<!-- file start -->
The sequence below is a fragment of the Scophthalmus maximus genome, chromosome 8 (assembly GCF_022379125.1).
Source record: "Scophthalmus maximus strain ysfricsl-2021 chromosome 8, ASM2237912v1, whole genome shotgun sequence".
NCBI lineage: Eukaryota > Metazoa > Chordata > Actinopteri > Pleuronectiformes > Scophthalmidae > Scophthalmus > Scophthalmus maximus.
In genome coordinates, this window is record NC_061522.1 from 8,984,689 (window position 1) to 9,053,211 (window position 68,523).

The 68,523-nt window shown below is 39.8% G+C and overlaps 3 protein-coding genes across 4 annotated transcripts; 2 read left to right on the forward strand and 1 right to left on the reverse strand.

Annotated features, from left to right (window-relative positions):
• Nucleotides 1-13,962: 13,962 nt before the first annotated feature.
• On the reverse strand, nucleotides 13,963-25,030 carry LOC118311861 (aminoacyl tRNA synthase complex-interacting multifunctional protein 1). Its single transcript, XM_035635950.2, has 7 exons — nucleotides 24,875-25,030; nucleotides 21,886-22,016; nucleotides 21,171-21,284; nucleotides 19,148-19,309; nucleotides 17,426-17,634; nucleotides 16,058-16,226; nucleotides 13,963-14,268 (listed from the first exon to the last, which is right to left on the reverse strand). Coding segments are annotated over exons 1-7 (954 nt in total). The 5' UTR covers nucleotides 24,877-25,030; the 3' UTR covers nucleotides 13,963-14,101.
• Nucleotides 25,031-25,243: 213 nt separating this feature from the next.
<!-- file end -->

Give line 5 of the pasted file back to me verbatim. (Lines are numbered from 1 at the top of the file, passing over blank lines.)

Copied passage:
The 68,523-nt window shown below is 39.8% G+C and overlaps 3 protein-coding genes across 4 annotated transcripts; 2 read left to right on the forward strand and 1 right to left on the reverse strand.